Guillermo Del Toro is a master of his genre, which I don’t think I would describe outright as being horror or as being a fairy tale or anything else. He’s created a genre wholly unique to himself. He creates melodramas that are progressed by human behavior and human unpredictability and greed, worlds populated with sickening ghouls and monsters and ghosts who are more sympathetic than the human villains.
We live in an era of filmmaking where the “look” of a movie can be created in post-production, and the endlessly used color correction has made every action movie and every other genre film look the same, like they’ve all been selected from the same wheel of emotions. Guillermo Del Toro knows how to use color to manipulate our emotions and he does it with set design, filters and never takes an easy way out.
In Crimson Peak, the bulk of the action takes place in a gothic old house that is the aspiring wet dream of that era in spookiness. The roof and entire floors have rotted away and snow falls and gathers into a single pile in the entryway and leaves are scattered throughout. Copious amounts of red clay bleed through the walls and run down in thick puddles. Blue corridors and green doors, outlined with the blood-red of the clay.
We get to see a master in his domain, crafting a story and letting it live and breathe. Guillermo Del Toro’s Crimson Peak is his best movie to come out in years. He returns to the themes and emotions of Pan’s Labyrinth and The Devil’s Backbone to much success. Here, a young woman, Edith (Mia Wasikowska) finds herself in a dire situation, being taken advantage of by brother and sister Thomas and Lucille (Tom Hiddleston and Jessica Chastain), in a house where things go bump in the night and figures take shape in the shadows.
Early on, within the first five minutes of the film, Edith as a young girl receives a prophetic warning from the ghost of her mother to, “Beware Crimson Peak.” This scene is important to the rest of the movie because if that scene had failed, if it had been too goofy or too self-serious, the rest of the movie could have been propped of for disaster. But the way the ghost creeps into the room and the direction of the edits, where we only catch quick glimpses, and are in the basic perspective of Edith, makes it absolutely chilling.
Edith marries Thomas and moves to his dilapidated, “Norma Desmond meets Miss Havisham” abode. They share their home with Lucille who seems to have a knack for interrupting them at their most intimate moments and keeping them apart. The house as an elevator which goes beneath the depths of the foundation to a symbolic hell, with bubbling red clay housed in concrete pools. And when it snows, it snows hard, making escape impossible.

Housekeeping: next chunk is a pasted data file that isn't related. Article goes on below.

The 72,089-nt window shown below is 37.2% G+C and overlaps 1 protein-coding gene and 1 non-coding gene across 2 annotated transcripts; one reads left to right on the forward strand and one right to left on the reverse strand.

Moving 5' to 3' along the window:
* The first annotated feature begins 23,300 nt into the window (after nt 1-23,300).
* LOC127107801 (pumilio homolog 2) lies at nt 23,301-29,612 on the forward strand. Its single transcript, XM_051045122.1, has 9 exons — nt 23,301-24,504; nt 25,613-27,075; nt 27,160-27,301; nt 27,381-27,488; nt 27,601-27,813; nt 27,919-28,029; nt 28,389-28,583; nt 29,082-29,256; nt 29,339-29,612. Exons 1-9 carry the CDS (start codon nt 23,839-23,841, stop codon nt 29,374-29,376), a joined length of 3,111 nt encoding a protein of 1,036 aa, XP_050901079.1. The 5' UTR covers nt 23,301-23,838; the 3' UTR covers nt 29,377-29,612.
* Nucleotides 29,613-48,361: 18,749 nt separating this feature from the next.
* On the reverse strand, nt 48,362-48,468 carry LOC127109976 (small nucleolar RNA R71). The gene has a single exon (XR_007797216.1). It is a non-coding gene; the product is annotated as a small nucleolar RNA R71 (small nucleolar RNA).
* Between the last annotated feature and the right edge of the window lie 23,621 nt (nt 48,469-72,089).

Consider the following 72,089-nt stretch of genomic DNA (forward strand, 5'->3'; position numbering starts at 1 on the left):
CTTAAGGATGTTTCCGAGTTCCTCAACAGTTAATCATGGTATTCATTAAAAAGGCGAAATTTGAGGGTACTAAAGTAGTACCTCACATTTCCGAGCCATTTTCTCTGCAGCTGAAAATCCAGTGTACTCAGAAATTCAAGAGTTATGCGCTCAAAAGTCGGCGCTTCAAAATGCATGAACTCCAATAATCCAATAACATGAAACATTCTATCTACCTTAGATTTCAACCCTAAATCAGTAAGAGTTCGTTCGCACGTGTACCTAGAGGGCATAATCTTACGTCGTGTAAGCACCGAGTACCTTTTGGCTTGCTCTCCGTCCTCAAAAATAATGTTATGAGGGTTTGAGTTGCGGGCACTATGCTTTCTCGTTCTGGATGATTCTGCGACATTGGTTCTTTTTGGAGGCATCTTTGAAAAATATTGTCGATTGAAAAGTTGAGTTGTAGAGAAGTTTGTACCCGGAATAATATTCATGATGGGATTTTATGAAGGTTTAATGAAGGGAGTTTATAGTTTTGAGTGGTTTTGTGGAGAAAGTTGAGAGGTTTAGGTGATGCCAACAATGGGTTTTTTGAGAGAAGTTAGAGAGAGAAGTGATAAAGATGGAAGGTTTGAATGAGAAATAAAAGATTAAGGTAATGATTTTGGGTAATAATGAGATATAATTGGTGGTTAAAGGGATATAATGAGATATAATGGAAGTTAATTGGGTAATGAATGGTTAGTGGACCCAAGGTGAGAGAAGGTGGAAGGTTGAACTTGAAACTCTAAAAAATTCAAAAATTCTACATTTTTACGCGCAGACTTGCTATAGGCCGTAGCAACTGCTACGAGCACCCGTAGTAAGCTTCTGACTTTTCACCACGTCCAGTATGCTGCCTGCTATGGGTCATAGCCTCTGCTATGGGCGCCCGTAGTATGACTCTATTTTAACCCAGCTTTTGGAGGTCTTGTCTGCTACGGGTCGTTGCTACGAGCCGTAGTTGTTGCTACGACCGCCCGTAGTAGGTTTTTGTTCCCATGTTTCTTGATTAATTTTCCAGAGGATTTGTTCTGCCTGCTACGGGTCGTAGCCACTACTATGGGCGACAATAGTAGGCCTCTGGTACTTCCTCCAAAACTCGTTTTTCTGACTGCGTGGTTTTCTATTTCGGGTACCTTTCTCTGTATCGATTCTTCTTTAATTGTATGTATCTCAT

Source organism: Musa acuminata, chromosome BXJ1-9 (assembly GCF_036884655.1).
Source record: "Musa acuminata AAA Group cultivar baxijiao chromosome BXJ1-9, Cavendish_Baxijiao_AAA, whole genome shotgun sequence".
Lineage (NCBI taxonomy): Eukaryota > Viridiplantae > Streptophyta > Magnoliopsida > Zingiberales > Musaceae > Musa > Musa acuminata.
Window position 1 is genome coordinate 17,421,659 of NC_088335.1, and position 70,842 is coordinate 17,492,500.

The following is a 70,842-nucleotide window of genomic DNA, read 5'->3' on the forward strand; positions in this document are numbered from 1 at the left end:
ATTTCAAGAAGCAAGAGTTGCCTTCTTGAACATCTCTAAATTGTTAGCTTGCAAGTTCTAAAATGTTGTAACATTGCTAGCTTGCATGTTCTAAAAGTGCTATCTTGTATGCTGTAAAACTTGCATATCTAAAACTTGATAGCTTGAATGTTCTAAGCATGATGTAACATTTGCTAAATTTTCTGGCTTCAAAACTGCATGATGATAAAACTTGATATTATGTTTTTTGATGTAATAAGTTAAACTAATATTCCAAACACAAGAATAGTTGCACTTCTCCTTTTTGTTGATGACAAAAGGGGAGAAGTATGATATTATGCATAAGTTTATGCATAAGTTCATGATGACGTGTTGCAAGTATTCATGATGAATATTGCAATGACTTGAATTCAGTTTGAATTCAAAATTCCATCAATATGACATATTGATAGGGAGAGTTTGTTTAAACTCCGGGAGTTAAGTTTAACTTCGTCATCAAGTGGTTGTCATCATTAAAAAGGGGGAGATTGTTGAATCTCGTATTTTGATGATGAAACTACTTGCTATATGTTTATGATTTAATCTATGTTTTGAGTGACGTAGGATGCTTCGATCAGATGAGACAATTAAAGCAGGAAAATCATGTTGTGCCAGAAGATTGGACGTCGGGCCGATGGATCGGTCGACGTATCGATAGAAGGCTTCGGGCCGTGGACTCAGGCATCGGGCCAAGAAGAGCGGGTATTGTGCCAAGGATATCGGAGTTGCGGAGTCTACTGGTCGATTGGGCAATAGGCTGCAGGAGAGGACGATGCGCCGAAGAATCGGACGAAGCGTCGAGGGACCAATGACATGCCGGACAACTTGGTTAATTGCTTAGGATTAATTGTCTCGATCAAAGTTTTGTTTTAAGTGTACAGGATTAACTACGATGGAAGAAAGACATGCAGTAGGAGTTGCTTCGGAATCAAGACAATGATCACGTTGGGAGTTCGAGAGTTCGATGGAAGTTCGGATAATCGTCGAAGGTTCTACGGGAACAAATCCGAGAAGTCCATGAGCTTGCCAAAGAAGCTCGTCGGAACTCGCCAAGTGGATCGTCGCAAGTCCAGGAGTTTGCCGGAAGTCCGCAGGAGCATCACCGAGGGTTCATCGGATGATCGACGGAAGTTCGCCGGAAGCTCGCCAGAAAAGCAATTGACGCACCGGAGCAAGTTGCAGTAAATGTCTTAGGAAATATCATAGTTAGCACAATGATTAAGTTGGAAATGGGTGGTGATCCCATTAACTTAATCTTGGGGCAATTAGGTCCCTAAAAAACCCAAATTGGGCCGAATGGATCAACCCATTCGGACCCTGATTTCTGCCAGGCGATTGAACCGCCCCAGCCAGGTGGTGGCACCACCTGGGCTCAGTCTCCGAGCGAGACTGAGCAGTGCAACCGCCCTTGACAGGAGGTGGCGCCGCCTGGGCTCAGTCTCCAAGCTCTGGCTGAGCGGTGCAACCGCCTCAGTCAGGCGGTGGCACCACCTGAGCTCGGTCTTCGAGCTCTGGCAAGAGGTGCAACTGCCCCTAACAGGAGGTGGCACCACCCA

One of the most common criticisms of Crimson Peak is that it isn’t scary. The thing is, it’s not a horror movie. It’s a drama. As Edith says of her own story she’s written, the ghosts are a metaphor for the past (much of Del Toro’s process as a storyteller is spoken by Edith, I think, where she explains her process of characters taking on a life of their own). The story is never meant to be an outright horror. But, even still, I totally disagree, because the movie is mostly devoid of obnoxious jump-scares and delights in the creepy shots of creatures standing just outside of the edge of reason, in the shadows, simply looming and projecting an aura of terror. If anything, the movie harkens back to the type of horror Edgar Allen Poe championed, atmospheric terror that reflects back on the horror of existence itself.
Crimson Peak’s strongest asset is its commitment to telling a story. While the spectacle surrounding the story is absolutely astounding, just a total marvel of special effects and craft, it would have been nothing if not anchored by a plot progression that was intriguing and characters that were realistic and even sympathetic even if they do act monstrously. The story is, at times, completely predictable. Some of the twists and turns, anyone can see coming from a mile away, but utilizing clichés to enrich a story isn’t a sin against filmmaking—it’s to create something familiar in order to subvert other expectations and put an audience on edge.
What happens at the end is shocking and thrilling to watch, only because we were invested from earlier on. If the story itself had been weak, or if it had been nothing but special effects to illicit cheap jumps, it would have been a bore to watch. Instead, I found myself genuinely caring about what happened, hoping everything would end okay.
Almost everything about Crimson Peak works. The house is a work of pure imagination, existing as a cross between the house in Silence of the Lambs with all the moths flying to and fro, and Edgar Allen Poe’s The Fall of the House of Usher with leaves scuttling around the mansion floor. This Halloween season, I definitely advise you to watch this film. It doesn’t insult your intelligence and instead wants to excite your passion for the macabre, letting the darkness run wild when the sun sets.